The office of Arkansas Attorney General Dustin McDaniel says it is unclear whether or not the Walton Arts Center is subject to the Arkansas Freedom of Information Act.
In an official opinion on the matter released Tuesday, McDaniel’s office responded to a Aug. 14 request from state Sen. Uvalde Lindsey (then a member of the State House of Representatives) on behalf of members of the WAC board who sought clarity on whether or not the organization is considered a public entity, and therefore subject to open records and meetings laws associated with the FOIA legislation.
“Only a finder of fact can ultimately determine whether the WAC is ‘supported wholly or in part by public funds or expending public funds’ as contemplated by the FOIA,” the opinion reads.
According to the document, the arts center would likely have been subject to FOIA under the original Interlocal Agreement it was formed under in 1986. The organization, however, has gone through several changes since then.
“Factors relating to the creation, funding, and purpose of the University of Arkansas/City of Fayetteville Arts Center Council weigh heavily in favor of it having been subject to the FOIA as an entity ‘supported wholly or in part by public funds or expending public funds,’” the opinion reads.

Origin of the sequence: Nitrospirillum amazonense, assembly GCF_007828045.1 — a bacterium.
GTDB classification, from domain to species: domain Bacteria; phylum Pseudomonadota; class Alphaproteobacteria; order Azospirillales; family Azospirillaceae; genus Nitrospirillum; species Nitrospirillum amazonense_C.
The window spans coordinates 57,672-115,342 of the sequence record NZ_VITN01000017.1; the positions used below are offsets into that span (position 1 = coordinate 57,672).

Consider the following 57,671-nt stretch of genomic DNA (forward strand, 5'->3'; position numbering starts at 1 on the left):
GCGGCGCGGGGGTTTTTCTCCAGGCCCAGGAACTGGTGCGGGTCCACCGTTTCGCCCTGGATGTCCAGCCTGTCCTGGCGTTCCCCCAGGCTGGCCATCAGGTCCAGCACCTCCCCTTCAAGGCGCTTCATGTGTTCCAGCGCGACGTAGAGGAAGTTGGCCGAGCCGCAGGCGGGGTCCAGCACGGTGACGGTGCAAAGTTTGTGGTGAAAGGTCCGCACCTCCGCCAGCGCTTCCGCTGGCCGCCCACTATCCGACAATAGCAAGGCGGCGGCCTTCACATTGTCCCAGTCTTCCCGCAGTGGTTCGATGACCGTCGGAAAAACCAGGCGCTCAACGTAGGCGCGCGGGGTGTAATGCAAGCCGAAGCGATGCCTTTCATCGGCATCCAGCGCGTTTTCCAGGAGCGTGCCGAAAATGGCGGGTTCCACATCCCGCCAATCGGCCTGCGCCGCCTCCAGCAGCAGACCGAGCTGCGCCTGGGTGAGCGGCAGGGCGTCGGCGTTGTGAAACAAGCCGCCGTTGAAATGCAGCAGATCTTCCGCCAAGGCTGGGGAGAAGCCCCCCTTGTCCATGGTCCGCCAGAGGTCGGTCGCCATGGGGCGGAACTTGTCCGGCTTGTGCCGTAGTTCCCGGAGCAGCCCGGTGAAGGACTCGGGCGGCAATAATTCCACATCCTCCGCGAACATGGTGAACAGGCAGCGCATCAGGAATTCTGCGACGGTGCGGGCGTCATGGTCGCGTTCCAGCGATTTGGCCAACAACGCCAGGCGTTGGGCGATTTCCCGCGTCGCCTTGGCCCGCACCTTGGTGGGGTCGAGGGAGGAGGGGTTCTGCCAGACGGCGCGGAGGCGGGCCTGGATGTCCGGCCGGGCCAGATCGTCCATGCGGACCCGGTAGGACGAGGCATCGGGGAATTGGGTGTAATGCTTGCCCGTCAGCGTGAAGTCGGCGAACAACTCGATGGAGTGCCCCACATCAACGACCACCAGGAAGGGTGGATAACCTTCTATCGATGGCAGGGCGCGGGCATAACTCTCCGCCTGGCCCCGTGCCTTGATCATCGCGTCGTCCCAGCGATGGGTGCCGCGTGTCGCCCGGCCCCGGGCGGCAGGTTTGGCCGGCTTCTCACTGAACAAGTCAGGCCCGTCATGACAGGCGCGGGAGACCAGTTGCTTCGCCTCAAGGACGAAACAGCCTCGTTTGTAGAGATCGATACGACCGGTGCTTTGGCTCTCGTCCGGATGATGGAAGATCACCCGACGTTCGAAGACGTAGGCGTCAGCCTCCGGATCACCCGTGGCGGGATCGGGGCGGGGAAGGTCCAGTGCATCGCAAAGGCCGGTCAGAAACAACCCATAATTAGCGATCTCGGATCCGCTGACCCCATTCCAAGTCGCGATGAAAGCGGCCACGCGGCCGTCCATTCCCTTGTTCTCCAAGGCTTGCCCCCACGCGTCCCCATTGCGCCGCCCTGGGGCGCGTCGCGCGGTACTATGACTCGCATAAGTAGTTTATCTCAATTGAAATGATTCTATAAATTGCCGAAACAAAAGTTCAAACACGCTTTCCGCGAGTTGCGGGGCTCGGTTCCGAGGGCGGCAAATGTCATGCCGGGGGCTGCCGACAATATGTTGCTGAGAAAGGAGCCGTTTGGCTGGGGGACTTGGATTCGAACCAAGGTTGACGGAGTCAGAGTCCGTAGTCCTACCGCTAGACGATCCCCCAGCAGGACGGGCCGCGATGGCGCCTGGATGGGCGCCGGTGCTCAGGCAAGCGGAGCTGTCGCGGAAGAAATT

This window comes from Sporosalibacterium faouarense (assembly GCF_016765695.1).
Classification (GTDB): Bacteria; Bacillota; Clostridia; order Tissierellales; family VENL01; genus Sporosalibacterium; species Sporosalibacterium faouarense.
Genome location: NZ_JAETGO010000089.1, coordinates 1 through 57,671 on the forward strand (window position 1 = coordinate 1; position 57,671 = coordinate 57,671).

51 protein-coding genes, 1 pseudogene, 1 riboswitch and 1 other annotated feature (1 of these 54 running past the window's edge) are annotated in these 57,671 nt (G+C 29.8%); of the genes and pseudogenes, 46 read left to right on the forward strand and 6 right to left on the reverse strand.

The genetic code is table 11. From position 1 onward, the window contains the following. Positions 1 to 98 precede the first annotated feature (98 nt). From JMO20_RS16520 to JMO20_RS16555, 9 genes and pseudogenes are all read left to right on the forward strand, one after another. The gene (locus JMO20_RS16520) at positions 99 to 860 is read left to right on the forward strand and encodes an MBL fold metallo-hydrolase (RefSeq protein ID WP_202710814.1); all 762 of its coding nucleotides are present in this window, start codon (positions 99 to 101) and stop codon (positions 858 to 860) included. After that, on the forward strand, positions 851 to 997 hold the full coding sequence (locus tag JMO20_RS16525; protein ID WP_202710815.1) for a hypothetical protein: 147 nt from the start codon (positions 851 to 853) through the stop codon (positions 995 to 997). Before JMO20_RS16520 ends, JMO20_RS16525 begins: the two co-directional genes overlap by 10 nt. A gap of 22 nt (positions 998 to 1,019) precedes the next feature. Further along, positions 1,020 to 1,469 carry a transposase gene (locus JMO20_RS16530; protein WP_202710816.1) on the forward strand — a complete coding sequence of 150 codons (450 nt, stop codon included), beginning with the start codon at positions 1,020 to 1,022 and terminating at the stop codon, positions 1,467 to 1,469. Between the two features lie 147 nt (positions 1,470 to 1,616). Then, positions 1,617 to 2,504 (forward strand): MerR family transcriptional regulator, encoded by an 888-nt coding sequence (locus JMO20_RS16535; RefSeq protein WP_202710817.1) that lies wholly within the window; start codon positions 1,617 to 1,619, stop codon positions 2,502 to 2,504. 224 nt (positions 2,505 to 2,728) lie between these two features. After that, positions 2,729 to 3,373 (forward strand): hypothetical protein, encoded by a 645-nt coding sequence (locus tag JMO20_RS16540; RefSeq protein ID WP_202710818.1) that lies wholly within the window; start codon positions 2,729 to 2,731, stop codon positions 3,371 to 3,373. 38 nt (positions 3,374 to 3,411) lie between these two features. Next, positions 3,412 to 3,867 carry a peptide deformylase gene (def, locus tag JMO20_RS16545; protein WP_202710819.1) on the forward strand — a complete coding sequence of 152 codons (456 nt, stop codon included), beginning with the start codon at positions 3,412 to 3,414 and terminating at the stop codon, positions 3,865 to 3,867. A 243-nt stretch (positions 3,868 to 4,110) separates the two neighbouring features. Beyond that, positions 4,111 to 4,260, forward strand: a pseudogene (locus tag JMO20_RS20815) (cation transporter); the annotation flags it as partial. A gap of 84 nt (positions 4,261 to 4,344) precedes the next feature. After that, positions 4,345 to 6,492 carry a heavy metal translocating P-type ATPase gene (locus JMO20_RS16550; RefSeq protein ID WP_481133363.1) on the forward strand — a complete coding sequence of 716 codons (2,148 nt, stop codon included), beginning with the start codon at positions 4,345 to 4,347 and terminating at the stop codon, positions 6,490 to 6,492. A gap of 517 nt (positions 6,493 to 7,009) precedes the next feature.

“I cannot reach the same conclusion, however, regarding the WAC. This uncertainty arises from several changes in administration and financing that may signal some lesser degree of alignment than first existed between the City and University and the Arts Center Council,” it reads.
The document cites changing the name of the organization to Walton Arts Center Council, Inc., expanding the board of directors from three each from the city and university to “at least 10 members and not more than 20,” and other changes to the entity’s Articles of Incorporation as items that may prevent the WAC from being subject to FOIA.
Another factor was the estimation that only about five percent of the organization’s annual operating budget reportedly comes from city funds.
The opinion concluded that only a judge or jury, equipped with “a full development of all relevant surrounding facts,” could determine whether the arts center would be subject to Arkasnas FOIA laws.